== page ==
Text", 2013 ASE/IEEE International Conference on Privacy, Security, Risk, and Trust (PASSAT 2013), Washington
D.C., USA, September 8-14, 2013.
[Square05] N. R. Mead, E. D. Houg, and T. R. Stehney, "Security Quality Requirements Engineering (SQUARE)
Methodology," Software Engineering Inst., Carnegie Mellon University2005.
[Toval02] A. Toval, J. Nicolar, et al. (2002). "Requirements Reuse for Improving Information Systems Security: A
Practitioner’s Approach." Requirements Engineering 6(4): 15.
[Withall07] Withall, S. (2007). Software Requirement Patterns, Microsoft Press.
22
Thank you!
23
Backup Slides
24
Precision, Recall, F-Measure
• Precision (P)
 Proportion of correctly predicted classifications against all
predictions for the classification under test: P = TP / (TP + FP)
• Recall (R)
 Proportion of classifications found for the current classification
under test: R = TP / (TP + FN)
• F-measure
 Harmonic mean of precision and recall, giving equal weight to
both: F1 = 2 x (P x R) / (P + R)
25
Cross Validation – Supervised Learning
k-fold cross-validation
• Data randomly partitioned into k equal size subsamples
• Train on k-1 subsamples, validate on remaining 1
subsample
• Repeat k times, picking each of k subsamples exactly
once for validation
• Combine the k results to produce a single estimation
 All observations used for both training and validation.
26
Sentence Classifiers – Supervised Learning
Naïve Bayes
• Probabilistic classifier
[Each sentence assigned a probability of implying objective ‘x’ based on
individual words in the sentence]
• Strong independence assumption
[Words in a sentence considered occurring independently of each other; bag
of words; disregards grammar and word ordering]
 Simple, needs a small training set.
 Popular baseline method for text categorization.
27
Sentence Classifiers – Supervised Learning
SMO (Sequential Minimal Optimization)
• Binary classifier, non-probabilistic
[Two classes: sentences implying objective ‘x’; sentences not implying ‘x’]
• Constructs hyperplane with maximum separation
between classes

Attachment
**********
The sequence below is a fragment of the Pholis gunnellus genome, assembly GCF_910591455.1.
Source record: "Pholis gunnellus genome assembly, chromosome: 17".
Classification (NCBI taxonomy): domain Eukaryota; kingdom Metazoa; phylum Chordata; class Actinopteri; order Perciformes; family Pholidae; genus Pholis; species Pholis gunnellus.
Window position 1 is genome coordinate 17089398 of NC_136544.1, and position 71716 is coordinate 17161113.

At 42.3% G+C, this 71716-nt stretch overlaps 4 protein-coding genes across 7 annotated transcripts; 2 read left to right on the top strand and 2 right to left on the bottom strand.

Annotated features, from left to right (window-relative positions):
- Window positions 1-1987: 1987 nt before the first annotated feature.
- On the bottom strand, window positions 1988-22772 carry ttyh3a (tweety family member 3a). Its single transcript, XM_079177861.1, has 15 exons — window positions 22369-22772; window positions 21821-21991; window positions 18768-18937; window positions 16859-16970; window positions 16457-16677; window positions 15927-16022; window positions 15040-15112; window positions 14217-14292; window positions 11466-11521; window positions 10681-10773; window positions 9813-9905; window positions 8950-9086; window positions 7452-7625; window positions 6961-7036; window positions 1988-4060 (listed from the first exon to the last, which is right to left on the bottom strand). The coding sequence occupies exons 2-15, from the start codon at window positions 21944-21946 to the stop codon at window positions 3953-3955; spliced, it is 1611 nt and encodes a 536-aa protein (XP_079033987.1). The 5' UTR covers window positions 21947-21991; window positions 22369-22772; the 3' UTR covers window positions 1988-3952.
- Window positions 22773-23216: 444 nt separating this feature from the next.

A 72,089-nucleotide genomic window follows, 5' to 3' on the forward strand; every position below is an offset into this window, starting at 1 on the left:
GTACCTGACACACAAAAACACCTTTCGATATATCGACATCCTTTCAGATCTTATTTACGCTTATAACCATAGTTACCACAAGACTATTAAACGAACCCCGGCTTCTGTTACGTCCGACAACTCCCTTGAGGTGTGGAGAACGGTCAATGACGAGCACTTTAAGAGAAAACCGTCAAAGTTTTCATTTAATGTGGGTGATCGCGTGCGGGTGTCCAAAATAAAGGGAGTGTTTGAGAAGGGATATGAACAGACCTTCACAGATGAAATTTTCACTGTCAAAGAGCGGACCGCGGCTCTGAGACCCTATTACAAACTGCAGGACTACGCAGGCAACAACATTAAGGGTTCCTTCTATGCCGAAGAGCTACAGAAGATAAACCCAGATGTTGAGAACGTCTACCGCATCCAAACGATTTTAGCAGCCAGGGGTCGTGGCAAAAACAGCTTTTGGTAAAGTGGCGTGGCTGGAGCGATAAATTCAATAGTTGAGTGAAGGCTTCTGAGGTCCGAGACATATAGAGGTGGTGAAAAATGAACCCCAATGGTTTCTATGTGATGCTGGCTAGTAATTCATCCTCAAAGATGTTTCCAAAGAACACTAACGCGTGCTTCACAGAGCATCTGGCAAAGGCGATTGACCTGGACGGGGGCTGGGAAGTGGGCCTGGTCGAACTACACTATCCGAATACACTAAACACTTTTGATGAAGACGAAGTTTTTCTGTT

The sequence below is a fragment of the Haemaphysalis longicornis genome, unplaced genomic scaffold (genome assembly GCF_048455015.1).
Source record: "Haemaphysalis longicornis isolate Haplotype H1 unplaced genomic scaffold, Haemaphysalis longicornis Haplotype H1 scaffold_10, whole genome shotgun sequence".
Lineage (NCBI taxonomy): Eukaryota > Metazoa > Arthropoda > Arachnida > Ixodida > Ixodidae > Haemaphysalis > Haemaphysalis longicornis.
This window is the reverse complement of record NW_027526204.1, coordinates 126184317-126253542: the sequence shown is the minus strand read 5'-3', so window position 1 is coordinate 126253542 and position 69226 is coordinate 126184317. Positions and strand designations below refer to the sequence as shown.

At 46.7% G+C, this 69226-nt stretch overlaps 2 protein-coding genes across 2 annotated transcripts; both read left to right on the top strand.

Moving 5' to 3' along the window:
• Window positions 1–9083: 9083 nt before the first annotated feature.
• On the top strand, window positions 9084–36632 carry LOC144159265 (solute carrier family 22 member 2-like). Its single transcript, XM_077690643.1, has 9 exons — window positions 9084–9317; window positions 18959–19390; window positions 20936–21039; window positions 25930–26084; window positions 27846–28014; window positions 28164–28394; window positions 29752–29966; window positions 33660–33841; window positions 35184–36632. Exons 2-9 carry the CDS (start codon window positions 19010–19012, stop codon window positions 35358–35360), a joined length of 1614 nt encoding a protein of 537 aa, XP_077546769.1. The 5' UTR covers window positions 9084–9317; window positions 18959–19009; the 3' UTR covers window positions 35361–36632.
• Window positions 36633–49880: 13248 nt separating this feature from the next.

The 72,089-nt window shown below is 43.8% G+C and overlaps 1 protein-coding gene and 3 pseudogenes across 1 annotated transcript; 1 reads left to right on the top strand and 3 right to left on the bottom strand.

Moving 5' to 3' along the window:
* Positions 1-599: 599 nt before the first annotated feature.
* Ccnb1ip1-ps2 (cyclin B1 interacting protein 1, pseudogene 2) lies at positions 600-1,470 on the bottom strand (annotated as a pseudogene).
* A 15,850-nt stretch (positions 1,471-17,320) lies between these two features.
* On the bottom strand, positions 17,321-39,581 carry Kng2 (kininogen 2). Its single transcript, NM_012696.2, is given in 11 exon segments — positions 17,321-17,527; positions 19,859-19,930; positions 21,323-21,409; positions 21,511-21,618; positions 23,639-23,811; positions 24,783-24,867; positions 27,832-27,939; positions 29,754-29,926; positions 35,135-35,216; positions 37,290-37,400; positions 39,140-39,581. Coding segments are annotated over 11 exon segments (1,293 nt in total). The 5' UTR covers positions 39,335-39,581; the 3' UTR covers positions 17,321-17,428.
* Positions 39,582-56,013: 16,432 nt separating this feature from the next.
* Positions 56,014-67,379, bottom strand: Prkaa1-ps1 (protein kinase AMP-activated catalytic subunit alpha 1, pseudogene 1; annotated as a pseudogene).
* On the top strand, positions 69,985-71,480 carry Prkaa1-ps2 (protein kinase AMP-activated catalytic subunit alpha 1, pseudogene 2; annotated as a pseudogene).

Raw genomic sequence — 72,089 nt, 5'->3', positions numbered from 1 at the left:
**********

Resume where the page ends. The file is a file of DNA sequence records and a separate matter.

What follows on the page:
[Sentences classified as implying objective ‘x’ at greater distance from
sentences not implying ‘x’ in the plane]
 Popularly used to train Support Vector Machines
(SVMs) to recognize patterns in the input.
 Less complex than other methods to train SVMs.
28
Sentence Classifiers – Supervised Learning
k-NN
• Look at ‘k’ closest examples in the training set and use
a majority vote for classification
[Custom distance function based on sentence structure to identify ‘nearest’
sentences]
• If k = 1, assign to the class of single nearest neighbor
[If nearest sentence implies objective ‘x’, classify this sentence as implying ‘x’]
 Simple machine learning algorithm.
 Performance improves as training set grows.
29
ESEM – Automatically suggesting patterns
• User study of 50
graduate students to
infer security
requirements
from given use case
scenario [ESEM14]
30
Security Objectives & Requirements
Security objectives: security-related outcomes a system must
ensure or prevent [Firesmith03]
Security requirements: security-related functionality/behavior or
properties/quality attributes or constraints [MARTIN07, SOAR07, CIGITAL]
Security Objectives
Why?
have
operationalize
context
What?
Software Systems
Security Requirements
31
[Lamsweerde03]
Security Objectives & Requirements
resource
Confidentiality
functionality
properties
actions
actors
constraints
Encryption
Decryption
Protection from
unauthorized access
Key Management
Resource Monitoring
[SQUARE]
Industry-approved
encryption algorithm
[CC-SEQREQ, FIPS-CONTROLS]
32
[SOAR, 2007]
Define
Security: the state of being protected or safe from harm;
things done to make people or places safe;
Safety: freedom from harm or danger ; the state of not being
dangerous or harmful;
Reliability: able to be trusted to do or provide what is needed
Requirement: something wanted or needed; something
essential to the existence or occurrence of something else
33